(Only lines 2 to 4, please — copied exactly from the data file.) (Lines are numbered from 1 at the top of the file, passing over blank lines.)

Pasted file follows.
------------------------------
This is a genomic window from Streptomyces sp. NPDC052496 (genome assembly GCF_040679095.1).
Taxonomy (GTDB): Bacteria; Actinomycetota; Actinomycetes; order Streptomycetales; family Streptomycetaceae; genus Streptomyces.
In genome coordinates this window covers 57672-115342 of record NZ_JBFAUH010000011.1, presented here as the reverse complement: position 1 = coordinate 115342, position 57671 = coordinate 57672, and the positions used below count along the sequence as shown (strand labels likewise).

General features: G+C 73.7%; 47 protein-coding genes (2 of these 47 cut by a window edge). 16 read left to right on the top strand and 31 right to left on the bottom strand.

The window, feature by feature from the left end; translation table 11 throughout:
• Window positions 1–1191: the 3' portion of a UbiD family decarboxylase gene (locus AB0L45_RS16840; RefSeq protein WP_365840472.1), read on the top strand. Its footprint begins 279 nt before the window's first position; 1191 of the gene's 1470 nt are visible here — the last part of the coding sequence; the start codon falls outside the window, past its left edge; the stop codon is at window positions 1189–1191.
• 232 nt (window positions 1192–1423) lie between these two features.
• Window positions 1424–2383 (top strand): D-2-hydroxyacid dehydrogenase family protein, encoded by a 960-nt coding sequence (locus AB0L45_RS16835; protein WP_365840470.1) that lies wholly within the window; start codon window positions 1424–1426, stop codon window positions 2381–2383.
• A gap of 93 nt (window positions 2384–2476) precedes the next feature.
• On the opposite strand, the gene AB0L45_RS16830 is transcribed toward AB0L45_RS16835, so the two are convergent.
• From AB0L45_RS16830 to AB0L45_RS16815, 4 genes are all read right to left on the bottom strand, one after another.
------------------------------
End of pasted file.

Taxonomy (GTDB): Bacteria; Actinomycetota; Actinomycetes; order Streptomycetales; family Streptomycetaceae; genus Streptomyces.
In genome coordinates this window covers 57672-115342 of record NZ_JBFAUH010000011.1, presented here as the reverse complement: position 1 = coordinate 115342, position 57671 = coordinate 57672, and the positions used below count along the sequence as shown (strand labels likewise).

General features: G+C 73.7%; 47 protein-coding genes (2 of these 47 cut by a window edge). 16 read left to right on the top strand and 31 right to left on the bottom strand.